Monday, 29 December 2014

Pastry Jiggers and Pastry Prints - a marvellous new book by Michael Finlay



Front dust jacket of Michael Finlay's new book. Photo © Michael Finlay.
A few years ago, I worked on a television series with a well-known celebrity chef. In one of the programmes I constructed an elaborate pie, the lid of which I crimped with an eighteenth century pastry jigger. The chef, who was English (not Italian) referred to this object as a 'ravioli wheel'. She also called the sixteenth century wood-fired oven in which we baked the pie 'a pizza oven'. I was somewhat surprised that this highly successful professional had no idea that centuries before ravioli and pizza came to Britain, English cooks were shaping pastry with similar tools and baking their wares in wood-fired ovens. In this country her 'ravioli wheels' were once called by various names, the most common being rowles (also used to describe equestrian spurs), jagging ironspastry jaggers and pastry jiggers.

A jigger or sperone de pasticiero, being used to trim ravioli made to a fifteenth century recipe. However, these wheels and their attached implements were used for a multiplicity of other purposes by both professional cooks, bakers and housewives.
Old culinary utensils like pastry wheels are nowadays frequently referred to as 'kitchenalia', a word I dislike almost as much as the even more meaningless 'retro'. Objects that were used in the past by our ancestors in the preparation of food frequently give us clues about all-important details that are not mentioned in recipes. These utilitarian, but sometimes beautifully made objects are also testimonies to human ingenuity and the evolution of design. I have a friend who has been collecting antique nutmeg graters for more than forty years, yet she continues to discover examples that she has never come across before. An enormous amount of cooking has gone on in the course of human history, so the material culture of the kitchen is vast and probably unfathomable. The true expert will humbly admit to the limitations of their knowledge and an author embarking on a book about a particular family of kitchen objects will often have to lower their aspirations and not attempt the 'comprehensive study'. After publication, they are bound to make those annoying new discoveries that they failed to include in their final draft. There are plenty of general books on culinary utensils, but few have attempted specialist monographs which deal with a particular type of kitchen object. A notable exception is this new, profusely illustrated book by Michael Finlay on pastry jiggers - or what my contemporary chef friend called 'ravioli wheels'. In fact, Mr Finlay reveals that the earliest examples he has found are from renaissance Italy - so perhaps she was right in calling them by that name and I just proved myself to be a stuffy old pedant by referring to them as rowles, jaggers and jiggers.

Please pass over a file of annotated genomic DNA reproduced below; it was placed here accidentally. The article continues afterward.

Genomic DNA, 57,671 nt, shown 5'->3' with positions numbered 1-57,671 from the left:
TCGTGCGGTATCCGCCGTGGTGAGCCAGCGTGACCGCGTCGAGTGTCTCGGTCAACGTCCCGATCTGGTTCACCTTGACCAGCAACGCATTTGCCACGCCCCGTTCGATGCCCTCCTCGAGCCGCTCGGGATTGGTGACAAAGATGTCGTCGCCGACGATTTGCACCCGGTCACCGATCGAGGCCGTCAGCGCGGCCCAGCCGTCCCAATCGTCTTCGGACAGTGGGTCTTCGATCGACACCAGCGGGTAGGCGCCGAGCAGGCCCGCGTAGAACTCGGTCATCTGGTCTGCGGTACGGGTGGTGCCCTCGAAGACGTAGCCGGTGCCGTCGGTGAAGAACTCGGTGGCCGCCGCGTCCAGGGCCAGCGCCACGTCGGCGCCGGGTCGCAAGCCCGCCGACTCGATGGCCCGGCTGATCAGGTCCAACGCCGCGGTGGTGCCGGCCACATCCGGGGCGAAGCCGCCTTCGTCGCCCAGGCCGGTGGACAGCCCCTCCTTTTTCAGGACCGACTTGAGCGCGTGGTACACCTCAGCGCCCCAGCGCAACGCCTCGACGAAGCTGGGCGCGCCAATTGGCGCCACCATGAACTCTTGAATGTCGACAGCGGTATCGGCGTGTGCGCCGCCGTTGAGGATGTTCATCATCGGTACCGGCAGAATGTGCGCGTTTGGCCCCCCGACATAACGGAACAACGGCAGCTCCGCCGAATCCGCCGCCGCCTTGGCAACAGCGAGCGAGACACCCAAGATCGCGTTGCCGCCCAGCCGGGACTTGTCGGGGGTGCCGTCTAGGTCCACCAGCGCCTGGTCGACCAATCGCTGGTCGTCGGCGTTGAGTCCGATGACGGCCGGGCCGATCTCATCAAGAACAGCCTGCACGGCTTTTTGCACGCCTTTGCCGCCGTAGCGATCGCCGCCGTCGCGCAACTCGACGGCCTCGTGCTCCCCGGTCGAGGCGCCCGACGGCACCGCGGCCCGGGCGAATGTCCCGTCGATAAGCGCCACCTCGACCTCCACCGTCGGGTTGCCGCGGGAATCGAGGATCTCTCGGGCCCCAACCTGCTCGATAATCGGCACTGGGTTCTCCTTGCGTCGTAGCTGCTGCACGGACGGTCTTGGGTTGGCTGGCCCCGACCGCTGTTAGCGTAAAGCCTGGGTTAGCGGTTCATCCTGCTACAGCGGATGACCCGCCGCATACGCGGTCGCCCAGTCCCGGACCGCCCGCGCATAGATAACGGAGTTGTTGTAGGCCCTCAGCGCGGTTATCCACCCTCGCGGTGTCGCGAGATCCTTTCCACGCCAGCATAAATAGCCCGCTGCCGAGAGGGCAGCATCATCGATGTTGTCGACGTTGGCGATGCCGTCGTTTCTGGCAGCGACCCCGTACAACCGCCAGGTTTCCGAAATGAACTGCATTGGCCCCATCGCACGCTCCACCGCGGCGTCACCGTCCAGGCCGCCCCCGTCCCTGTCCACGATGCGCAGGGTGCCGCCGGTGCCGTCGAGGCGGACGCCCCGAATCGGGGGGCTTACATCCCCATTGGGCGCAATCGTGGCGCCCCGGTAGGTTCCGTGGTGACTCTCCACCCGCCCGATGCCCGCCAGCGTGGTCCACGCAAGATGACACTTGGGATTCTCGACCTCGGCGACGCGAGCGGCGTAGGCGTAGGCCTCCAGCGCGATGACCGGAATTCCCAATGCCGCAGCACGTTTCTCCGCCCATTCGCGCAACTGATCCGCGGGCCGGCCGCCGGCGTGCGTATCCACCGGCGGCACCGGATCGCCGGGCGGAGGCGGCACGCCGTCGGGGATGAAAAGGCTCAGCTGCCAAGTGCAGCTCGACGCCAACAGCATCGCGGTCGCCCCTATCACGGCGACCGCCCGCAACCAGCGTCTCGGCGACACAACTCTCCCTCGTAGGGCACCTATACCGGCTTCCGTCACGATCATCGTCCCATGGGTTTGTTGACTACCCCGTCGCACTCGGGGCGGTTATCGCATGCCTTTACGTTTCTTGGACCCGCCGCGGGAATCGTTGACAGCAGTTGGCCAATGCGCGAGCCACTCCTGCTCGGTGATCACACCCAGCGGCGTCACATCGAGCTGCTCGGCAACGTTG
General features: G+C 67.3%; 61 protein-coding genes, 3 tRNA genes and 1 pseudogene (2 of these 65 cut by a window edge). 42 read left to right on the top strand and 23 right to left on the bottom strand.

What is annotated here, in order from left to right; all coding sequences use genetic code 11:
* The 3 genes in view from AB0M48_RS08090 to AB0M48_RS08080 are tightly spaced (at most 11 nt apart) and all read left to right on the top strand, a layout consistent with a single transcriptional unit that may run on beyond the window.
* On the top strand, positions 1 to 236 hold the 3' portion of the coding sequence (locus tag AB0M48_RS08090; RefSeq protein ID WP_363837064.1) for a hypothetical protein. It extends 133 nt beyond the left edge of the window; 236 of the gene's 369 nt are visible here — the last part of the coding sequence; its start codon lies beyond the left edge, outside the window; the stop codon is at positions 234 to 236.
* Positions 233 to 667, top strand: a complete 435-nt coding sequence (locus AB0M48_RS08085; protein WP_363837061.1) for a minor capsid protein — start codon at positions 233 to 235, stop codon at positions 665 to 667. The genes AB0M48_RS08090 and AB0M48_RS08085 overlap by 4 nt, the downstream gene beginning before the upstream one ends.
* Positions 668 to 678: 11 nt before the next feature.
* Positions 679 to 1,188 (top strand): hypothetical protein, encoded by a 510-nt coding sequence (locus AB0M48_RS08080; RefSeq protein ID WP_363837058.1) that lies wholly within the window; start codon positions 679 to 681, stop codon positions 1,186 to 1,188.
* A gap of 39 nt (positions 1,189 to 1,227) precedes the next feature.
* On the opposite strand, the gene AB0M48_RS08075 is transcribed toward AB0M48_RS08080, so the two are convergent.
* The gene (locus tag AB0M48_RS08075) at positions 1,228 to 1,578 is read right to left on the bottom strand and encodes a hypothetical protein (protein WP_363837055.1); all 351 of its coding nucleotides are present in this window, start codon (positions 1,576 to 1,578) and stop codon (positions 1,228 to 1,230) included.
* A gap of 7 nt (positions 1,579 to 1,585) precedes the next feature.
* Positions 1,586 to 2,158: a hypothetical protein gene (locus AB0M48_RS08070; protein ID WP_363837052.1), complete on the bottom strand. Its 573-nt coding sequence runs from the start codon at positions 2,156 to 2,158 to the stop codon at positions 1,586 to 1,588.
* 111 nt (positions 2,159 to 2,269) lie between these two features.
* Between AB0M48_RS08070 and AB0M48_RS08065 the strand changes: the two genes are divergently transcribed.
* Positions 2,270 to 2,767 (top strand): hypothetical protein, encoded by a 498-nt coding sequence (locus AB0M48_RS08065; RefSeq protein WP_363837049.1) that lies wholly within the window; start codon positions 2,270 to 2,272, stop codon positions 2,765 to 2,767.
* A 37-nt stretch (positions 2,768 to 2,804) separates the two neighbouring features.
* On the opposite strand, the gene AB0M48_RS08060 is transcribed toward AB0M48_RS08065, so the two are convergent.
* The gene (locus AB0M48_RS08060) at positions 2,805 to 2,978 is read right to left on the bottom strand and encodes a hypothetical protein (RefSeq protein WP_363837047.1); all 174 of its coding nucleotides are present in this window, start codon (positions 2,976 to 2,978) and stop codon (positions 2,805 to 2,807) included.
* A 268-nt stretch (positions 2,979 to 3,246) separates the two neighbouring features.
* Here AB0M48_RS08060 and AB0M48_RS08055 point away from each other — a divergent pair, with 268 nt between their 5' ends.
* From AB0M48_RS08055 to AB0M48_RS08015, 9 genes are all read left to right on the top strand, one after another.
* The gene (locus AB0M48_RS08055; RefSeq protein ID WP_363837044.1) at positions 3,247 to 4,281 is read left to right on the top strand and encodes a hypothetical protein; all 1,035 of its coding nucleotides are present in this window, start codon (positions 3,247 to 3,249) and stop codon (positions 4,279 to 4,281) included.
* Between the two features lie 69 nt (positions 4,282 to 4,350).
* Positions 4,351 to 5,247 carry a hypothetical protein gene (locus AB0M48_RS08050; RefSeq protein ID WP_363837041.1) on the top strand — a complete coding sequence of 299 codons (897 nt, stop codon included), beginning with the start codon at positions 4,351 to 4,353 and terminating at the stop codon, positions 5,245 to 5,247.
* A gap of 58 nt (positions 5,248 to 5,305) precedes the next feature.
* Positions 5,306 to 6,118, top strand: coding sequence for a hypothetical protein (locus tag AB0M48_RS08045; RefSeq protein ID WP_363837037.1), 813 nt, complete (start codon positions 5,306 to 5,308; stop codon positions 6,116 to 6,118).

Perhaps the original 'ravioli wheels'. Two sixteenth century bronze Italian pastry jiggers or sperone de pasticiero illustrated in Michael Finlay's book. The sickle-like blades were used for trimming excess pastry.  Photo © Michael Finlay.
Michael Finlay is well known for his in-depth books on other families of antique objects. His Western Writing Implements in the Age of the Quill Pen (Plains Books: 1990) is the authoritative work on the subject. His much quoted English Decorated Bronze Mortars and their Makers (Plains Books: 2010) is also the most comprehensive work ever written in the field. Many of the objects described in these two works were in Mr Finlay's personal collections. His latest book on pastry jiggers and prints is also based on a remarkably rich collection that he put together in just a few years. He traces the development of these humble kitchen drawer objects from the sixteenth century to the present day, dazzling us with the almost infinite variety of design solutions that the metalworkers and woodcarvers who made them came up with. Jiggers made from metal and wood are dealt with in great detail, including those with wheels made from recycled coins, bone, glass and ceramic. There is also a very useful chapter on scrimshaw jiggers, many of which were made by whalers as love tokens for their wives and girlfriends.